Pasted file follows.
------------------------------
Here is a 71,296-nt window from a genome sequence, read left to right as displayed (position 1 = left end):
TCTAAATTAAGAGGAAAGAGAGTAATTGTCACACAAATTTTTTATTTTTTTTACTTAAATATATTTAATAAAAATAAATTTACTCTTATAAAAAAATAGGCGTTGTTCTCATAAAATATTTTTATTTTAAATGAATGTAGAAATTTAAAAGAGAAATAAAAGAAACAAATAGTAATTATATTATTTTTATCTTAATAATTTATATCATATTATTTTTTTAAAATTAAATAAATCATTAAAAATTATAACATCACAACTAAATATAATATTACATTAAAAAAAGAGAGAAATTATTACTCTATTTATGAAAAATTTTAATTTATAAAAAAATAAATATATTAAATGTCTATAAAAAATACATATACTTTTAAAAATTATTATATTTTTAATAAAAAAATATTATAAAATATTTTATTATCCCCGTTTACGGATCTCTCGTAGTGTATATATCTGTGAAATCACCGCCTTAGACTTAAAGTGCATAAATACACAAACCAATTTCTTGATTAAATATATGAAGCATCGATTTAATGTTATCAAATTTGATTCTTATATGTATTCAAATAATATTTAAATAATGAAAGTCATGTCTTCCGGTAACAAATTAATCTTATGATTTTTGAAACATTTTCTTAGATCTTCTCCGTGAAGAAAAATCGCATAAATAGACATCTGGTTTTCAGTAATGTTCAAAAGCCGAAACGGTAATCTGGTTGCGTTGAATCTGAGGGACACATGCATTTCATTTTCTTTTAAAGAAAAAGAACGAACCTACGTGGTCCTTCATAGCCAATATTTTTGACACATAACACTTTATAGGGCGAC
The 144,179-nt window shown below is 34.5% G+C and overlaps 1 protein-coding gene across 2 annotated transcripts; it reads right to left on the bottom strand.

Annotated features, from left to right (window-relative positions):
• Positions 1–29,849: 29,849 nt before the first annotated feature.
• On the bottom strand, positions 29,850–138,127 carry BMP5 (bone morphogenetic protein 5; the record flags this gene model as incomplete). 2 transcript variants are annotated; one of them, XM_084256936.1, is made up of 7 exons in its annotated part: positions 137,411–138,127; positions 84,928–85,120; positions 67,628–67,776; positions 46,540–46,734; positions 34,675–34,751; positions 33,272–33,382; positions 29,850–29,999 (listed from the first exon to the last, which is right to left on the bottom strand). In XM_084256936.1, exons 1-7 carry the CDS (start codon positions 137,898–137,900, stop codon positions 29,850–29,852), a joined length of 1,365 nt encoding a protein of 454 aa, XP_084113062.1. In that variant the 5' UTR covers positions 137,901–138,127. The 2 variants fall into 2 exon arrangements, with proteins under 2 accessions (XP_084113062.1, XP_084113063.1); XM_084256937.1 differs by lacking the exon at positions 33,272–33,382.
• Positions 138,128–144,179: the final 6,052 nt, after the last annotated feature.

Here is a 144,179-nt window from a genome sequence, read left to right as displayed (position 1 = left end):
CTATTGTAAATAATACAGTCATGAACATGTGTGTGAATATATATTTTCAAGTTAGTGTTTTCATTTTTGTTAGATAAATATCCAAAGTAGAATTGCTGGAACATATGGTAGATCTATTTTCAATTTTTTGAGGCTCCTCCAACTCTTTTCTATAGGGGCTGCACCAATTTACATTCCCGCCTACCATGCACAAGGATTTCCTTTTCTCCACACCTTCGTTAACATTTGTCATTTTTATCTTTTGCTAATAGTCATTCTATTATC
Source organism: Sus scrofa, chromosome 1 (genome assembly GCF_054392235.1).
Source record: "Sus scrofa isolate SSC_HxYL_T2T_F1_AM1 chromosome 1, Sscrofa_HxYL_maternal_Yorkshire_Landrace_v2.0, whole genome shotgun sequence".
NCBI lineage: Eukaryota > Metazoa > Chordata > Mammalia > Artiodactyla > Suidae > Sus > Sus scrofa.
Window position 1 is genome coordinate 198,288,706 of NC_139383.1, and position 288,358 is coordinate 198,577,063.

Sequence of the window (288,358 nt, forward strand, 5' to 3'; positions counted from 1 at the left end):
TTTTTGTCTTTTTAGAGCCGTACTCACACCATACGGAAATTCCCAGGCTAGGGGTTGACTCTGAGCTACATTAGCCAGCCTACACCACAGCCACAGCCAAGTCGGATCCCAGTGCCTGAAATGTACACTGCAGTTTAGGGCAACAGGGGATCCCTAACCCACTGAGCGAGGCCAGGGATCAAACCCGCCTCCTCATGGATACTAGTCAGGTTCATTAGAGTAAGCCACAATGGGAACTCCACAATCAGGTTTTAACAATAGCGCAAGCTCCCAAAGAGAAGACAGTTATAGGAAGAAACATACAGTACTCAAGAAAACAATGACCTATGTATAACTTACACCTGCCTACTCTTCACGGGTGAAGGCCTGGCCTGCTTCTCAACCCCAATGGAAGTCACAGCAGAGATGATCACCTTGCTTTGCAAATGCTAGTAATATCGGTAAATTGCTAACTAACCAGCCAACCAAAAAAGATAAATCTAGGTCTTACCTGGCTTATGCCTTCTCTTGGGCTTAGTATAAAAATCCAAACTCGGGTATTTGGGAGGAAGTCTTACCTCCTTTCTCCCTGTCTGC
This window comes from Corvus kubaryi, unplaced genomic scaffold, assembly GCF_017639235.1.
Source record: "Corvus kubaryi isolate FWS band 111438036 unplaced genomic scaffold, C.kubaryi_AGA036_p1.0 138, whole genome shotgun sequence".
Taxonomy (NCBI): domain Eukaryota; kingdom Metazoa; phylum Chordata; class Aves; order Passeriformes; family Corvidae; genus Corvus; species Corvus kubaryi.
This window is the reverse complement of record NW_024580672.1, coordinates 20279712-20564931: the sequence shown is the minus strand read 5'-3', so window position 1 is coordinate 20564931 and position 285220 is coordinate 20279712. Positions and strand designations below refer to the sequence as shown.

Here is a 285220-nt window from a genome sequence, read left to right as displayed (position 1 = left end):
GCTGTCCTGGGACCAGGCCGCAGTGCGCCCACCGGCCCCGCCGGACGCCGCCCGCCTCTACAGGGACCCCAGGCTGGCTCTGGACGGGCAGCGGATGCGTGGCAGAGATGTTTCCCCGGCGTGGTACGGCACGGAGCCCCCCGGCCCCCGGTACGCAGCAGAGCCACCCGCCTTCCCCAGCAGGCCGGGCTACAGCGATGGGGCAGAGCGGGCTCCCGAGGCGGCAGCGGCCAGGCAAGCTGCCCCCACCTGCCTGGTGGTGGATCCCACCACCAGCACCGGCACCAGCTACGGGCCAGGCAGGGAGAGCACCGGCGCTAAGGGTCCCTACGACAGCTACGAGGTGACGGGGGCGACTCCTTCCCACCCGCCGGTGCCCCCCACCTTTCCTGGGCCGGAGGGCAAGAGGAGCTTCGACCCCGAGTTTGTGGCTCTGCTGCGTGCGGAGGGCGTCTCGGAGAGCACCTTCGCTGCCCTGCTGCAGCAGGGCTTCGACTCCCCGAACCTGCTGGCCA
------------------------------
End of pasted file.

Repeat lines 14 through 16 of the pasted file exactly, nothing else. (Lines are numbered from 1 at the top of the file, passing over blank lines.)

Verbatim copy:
Sequence of the window (288,358 nt, forward strand, 5' to 3'; positions counted from 1 at the left end):
TTTTTGTCTTTTTAGAGCCGTACTCACACCATACGGAAATTCCCAGGCTAGGGGTTGACTCTGAGCTACATTAGCCAGCCTACACCACAGCCACAGCCAAGTCGGATCCCAGTGCCTGAAATGTACACTGCAGTTTAGGGCAACAGGGGATCCCTAACCCACTGAGCGAGGCCAGGGATCAAACCCGCCTCCTCATGGATACTAGTCAGGTTCATTAGAGTAAGCCACAATGGGAACTCCACAATCAGGTTTTAACAATAGCGCAAGCTCCCAAAGAGAAGACAGTTATAGGAAGAAACATACAGTACTCAAGAAAACAATGACCTATGTATAACTTACACCTGCCTACTCTTCACGGGTGAAGGCCTGGCCTGCTTCTCAACCCCAATGGAAGTCACAGCAGAGATGATCACCTTGCTTTGCAAATGCTAGTAATATCGGTAAATTGCTAACTAACCAGCCAACCAAAAAAGATAAATCTAGGTCTTACCTGGCTTATGCCTTCTCTTGGGCTTAGTATAAAAATCCAAACTCGGGTATTTGGGAGGAAGTCTTACCTCCTTTCTCCCTGTCTGC
This window comes from Corvus kubaryi, unplaced genomic scaffold, assembly GCF_017639235.1.